Since City offered training for alternative employment position due to disability, City did not fail to make a reasonable accommodation says U.S. 5th Circuit.

Dillard v City of Austin, No. 15-50779 ( 5th Cir. September 16,2016)

This is a disability discrimination case where the U.S. Fifth Circuit affirmed the granting of summary judgment for the City employer.

After a car accident left Dillard with lingering injuries that prevented him from performing his former tasks as a manual laborer and field supervisor, the City offered, Dillard an administrative assistant position. Dillard testified that he was “stunned a little bit, because [he] didn’t know how to do no administrative work.” Despite expressing reservations about whether he could do the job, he accepted it.  Dillard did not meet the listed minimum qualification for an administrative assistant position with the City, as he did not have the minimum three years’ clerical or secretarial experience. In light of his lack of experience, Dillard was given on-the-job typing and computer training, and shadowed another administrative assistant. Dillard’s supervisor repeatedly told Dillard to complete more training, and showed him how to sign up for the City’s training programs, but he did not do so.  As a result of performance and behavior in the administrative position, the City eventually terminated Dillard.  Dillard filed a disability discrimination claim asserting the new job was not a “reasonable accommodation” as he was not skilled for that position. The trial court granted the City’s summary judgment motion and Dillard appealed.

The undisputed summary judgment evidence established Dillard was given multiple trainings and opportunities to learn the essential job skills. It did not appear he was incapable of learning, but that he “demonstrat[ed] no initiative, no desire to learn” in his new role. He was also found to be playing computer games at work, surfing the internet, coming in late, and not completing assignments.  Dillard offered no evidence the misconduct and poor performance were pretextual.  As a result, summary judgment was proper for his discrimination claim.  In relation to the failure to accommodate claim, ADA compliance requires an employer to engage in an interactive process with an employee to ascertain what changes could allow her to continue working. In other words, employer and employee must work together in good faith, back and forth, to find a reasonable accommodation. This should be an ongoing, reciprocal process.  Dillard contends that the City should have provided alternative placements and the failure to do so violated the City’s duty to work with him in good faith to find a reasonable accommodation. However, the court held “Dillard’s position neglects that the interactive process is a two-way street…” Once he accepted the position “…the ball was in his court: it was up to him to make an honest effort to learn and carry out the duties of his new job with the help of the training the City offered him.”  Further, the undisputed evidence established Dillard committed misconduct.  An employee “unable to perform office tasks needs no special skill to avoid misusing company time, dishonesty, falling asleep, or absenteeism.”  As he did not attempt to fill his new role in good faith, Dillard cannot rely on the fact that he did not successfully adjust as a grounds for a failure to accommodate. Summary judgment was proper for the City on the failure to accommodate claim.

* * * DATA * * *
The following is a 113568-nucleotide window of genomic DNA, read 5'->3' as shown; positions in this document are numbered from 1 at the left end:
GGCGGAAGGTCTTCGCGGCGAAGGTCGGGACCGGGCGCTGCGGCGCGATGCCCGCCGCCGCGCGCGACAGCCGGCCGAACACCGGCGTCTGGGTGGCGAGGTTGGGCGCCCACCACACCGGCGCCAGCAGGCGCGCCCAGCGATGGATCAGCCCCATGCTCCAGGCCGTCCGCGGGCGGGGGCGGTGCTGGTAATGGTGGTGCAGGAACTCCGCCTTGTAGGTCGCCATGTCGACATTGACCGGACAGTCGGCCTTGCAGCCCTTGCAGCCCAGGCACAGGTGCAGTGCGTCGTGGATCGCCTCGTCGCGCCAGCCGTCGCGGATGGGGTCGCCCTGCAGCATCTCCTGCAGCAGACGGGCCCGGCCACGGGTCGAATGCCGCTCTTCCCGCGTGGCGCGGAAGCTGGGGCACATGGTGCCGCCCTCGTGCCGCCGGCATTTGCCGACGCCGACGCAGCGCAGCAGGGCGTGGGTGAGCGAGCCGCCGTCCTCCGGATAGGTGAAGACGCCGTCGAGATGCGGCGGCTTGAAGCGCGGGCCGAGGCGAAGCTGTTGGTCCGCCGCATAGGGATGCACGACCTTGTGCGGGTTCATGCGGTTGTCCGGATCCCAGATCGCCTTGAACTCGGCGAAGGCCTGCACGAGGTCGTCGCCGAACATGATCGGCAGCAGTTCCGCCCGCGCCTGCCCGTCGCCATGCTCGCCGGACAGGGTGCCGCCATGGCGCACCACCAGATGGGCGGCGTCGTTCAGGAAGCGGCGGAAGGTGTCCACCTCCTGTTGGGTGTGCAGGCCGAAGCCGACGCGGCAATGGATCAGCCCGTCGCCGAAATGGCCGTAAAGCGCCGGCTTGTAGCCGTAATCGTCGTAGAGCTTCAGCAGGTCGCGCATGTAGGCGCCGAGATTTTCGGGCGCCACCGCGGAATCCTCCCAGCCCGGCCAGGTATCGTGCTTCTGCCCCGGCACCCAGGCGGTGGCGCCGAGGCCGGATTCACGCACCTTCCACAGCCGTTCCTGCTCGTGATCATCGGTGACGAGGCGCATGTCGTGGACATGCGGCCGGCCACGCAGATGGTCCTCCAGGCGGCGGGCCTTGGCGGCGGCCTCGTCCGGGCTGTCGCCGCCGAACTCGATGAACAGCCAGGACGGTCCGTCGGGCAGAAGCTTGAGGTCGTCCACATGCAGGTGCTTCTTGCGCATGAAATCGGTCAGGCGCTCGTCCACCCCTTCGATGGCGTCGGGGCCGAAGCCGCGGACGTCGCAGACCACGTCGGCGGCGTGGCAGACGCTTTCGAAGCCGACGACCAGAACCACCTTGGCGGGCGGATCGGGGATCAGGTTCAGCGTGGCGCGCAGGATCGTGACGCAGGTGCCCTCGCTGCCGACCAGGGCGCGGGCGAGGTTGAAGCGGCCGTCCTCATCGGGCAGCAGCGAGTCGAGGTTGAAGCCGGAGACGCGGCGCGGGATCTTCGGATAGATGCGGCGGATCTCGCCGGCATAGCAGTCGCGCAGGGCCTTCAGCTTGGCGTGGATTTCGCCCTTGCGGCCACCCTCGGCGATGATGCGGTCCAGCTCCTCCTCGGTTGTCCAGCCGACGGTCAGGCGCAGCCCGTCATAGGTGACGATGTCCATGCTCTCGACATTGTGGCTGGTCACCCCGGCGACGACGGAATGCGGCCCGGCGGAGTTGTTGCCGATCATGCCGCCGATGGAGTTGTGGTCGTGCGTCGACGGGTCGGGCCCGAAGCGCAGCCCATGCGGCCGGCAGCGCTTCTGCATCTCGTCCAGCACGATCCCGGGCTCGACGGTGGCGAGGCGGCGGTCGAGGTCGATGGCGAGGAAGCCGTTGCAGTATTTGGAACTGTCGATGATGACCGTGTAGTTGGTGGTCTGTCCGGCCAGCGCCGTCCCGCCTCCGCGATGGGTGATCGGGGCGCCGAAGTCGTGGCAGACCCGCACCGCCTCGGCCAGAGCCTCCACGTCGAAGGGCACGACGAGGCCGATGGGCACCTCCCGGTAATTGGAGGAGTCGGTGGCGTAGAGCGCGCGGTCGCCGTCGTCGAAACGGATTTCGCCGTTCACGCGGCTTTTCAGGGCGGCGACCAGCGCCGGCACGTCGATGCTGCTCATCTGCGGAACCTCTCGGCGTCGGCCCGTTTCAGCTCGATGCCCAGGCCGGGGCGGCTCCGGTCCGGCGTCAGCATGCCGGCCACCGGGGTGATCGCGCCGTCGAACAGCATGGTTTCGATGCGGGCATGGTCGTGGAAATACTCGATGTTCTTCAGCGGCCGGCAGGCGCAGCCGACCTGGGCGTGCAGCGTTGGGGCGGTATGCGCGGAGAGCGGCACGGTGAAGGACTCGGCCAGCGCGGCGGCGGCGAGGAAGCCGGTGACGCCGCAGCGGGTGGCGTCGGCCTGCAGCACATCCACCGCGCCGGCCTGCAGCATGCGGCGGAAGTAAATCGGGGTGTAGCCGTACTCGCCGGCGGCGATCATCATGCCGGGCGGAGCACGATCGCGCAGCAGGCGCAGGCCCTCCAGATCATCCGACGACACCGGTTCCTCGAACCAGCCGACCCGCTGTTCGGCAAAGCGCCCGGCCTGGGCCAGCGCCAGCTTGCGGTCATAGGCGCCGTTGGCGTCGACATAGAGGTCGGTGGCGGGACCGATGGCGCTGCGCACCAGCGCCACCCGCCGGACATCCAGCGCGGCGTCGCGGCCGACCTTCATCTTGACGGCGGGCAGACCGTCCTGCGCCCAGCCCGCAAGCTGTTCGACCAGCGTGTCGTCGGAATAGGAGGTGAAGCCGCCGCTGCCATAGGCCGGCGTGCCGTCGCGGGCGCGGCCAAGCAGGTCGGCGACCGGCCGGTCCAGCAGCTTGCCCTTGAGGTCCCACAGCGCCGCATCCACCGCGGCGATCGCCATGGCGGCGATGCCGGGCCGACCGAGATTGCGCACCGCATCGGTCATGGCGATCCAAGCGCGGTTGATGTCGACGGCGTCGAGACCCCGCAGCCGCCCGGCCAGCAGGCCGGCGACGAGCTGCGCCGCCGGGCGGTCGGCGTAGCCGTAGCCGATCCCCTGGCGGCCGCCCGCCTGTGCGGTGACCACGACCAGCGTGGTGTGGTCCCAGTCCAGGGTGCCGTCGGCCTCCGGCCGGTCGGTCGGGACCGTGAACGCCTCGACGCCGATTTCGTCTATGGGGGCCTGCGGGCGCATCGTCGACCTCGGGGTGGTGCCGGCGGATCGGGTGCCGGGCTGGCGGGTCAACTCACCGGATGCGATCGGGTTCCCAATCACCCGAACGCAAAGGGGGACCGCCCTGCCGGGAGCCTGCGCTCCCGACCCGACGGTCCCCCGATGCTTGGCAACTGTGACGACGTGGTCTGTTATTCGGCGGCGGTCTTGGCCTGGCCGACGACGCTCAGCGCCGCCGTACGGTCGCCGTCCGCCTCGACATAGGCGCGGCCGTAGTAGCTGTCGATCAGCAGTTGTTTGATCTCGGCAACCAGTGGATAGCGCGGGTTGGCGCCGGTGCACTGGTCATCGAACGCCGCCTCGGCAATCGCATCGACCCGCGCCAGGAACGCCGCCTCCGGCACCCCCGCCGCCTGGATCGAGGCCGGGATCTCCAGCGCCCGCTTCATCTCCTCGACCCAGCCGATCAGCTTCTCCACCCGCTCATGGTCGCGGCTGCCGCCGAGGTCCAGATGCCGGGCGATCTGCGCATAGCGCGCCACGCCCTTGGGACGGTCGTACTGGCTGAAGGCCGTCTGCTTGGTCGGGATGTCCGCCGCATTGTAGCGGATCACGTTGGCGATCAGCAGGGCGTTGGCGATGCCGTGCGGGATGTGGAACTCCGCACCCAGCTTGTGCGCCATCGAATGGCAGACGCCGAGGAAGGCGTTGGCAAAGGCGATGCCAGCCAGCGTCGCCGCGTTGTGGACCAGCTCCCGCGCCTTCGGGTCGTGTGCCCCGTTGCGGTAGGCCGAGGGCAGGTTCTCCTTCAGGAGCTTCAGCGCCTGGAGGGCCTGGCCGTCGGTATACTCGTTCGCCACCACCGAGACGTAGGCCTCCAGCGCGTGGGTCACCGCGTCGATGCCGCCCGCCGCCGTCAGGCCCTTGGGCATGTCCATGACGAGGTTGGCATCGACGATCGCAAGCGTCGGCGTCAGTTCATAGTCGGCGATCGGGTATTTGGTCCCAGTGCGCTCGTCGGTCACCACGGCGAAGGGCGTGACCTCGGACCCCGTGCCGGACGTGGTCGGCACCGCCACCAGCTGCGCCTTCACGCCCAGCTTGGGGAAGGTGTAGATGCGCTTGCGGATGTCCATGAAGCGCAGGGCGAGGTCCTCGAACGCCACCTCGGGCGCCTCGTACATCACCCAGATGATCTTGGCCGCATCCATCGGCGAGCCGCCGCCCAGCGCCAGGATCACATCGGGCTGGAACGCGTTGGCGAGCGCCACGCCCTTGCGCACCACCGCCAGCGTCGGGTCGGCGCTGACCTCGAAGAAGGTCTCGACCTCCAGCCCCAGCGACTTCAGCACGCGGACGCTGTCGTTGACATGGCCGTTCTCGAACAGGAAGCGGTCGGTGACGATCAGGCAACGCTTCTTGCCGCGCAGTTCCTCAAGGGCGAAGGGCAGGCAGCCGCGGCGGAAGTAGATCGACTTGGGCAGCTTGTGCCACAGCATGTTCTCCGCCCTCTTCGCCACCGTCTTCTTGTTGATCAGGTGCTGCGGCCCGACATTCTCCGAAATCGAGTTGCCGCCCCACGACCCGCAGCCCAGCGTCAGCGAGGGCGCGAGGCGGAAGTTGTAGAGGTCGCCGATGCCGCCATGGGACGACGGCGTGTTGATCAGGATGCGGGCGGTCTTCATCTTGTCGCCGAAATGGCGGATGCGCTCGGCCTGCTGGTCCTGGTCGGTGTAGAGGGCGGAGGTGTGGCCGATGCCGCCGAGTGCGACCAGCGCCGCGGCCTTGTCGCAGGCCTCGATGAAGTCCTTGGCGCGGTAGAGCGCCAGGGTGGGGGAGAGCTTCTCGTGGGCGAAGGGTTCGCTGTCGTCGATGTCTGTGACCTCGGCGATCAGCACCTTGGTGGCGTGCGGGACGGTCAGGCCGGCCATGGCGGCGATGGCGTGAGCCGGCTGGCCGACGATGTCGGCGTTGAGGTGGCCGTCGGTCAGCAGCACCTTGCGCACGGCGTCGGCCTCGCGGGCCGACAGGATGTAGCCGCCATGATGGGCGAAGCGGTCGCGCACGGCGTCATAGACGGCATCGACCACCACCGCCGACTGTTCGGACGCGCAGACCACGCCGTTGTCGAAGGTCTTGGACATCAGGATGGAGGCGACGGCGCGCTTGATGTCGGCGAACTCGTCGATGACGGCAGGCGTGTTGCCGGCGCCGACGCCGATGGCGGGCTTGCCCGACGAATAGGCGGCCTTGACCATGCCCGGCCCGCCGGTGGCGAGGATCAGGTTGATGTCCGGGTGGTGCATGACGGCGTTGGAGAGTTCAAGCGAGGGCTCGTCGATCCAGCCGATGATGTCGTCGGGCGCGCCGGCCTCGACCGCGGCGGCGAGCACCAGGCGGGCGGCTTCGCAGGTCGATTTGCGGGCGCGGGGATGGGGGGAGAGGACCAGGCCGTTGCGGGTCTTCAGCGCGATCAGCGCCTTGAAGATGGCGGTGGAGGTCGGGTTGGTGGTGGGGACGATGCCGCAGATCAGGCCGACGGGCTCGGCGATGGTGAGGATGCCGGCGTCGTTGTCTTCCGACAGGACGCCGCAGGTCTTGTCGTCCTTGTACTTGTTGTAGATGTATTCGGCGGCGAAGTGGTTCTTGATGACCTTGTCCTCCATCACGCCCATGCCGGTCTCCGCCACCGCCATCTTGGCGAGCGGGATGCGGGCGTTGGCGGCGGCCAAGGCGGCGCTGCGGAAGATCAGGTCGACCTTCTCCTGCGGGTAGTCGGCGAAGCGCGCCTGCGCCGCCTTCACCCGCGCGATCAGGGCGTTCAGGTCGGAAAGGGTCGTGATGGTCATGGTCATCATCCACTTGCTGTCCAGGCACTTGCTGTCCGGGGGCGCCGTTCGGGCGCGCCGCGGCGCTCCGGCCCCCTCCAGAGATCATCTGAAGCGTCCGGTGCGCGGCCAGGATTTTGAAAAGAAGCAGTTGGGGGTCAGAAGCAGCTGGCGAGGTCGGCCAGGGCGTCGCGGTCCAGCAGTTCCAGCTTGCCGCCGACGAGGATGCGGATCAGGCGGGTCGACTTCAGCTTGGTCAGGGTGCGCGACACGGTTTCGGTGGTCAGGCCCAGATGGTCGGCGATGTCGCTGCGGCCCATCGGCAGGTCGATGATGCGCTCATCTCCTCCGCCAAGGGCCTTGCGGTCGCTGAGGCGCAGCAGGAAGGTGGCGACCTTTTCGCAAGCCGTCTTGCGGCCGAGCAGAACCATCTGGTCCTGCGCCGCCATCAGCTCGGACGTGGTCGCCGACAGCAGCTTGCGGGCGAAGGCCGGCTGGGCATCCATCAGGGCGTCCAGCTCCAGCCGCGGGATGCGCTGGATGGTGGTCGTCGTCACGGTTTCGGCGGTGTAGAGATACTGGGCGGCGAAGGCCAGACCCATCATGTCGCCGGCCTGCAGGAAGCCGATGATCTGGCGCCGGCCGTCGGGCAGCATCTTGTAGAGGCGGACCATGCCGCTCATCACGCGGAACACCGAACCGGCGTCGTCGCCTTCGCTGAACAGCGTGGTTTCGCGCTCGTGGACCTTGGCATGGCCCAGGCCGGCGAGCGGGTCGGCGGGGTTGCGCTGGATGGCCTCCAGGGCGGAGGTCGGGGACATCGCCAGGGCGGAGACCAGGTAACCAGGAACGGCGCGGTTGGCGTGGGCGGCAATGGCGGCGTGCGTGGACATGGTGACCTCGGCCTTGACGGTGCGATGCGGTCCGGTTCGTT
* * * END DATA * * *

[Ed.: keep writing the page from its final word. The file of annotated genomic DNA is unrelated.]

If you would like to read this opinion click here. The Panel includes Circuit Judge Southwick, Circuit Judge Costa, and District Judge Ozerden. Circuit Judge Costa delivered the opinion of the court. Attorney for the Appellant: Kell Asher Simon, Austin, TX. Attorney for the Appellee: Megan Mosby, Austin, TX.


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